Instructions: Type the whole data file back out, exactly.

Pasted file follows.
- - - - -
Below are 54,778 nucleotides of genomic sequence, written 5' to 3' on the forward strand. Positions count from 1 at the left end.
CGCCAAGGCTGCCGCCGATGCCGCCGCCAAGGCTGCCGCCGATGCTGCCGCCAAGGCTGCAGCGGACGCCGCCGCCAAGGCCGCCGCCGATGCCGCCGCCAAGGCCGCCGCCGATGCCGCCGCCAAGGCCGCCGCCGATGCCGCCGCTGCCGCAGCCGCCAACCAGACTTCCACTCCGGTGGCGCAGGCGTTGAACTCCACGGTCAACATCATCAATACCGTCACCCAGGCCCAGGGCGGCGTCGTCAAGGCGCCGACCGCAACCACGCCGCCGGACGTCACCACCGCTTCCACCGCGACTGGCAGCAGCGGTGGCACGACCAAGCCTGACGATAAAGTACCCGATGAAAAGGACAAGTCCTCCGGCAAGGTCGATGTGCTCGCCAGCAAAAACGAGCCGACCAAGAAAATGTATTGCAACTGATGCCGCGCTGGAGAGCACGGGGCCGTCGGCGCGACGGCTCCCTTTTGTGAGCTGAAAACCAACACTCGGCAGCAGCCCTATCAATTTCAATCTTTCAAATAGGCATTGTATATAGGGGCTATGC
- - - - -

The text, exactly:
Below are 54,778 nucleotides of genomic sequence, written 5' to 3' on the forward strand. Positions count from 1 at the left end.
CGCCAAGGCTGCCGCCGATGCCGCCGCCAAGGCTGCCGCCGATGCTGCCGCCAAGGCTGCAGCGGACGCCGCCGCCAAGGCCGCCGCCGATGCCGCCGCCAAGGCCGCCGCCGATGCCGCCGCCAAGGCCGCCGCCGATGCCGCCGCTGCCGCAGCCGCCAACCAGACTTCCACTCCGGTGGCGCAGGCGTTGAACTCCACGGTCAACATCATCAATACCGTCACCCAGGCCCAGGGCGGCGTCGTCAAGGCGCCGACCGCAACCACGCCGCCGGACGTCACCACCGCTTCCACCGCGACTGGCAGCAGCGGTGGCACGACCAAGCCTGACGATAAAGTACCCGATGAAAAGGACAAGTCCTCCGGCAAGGTCGATGTGCTCGCCAGCAAAAACGAGCCGACCAAGAAAATGTATTGCAACTGATGCCGCGCTGGAGAGCACGGGGCCGTCGGCGCGACGGCTCCCTTTTGTGAGCTGAAAACCAACACTCGGCAGCAGCCCTATCAATTTCAATCTTTCAAATAGGCATTGTATATAGGGGCTATGC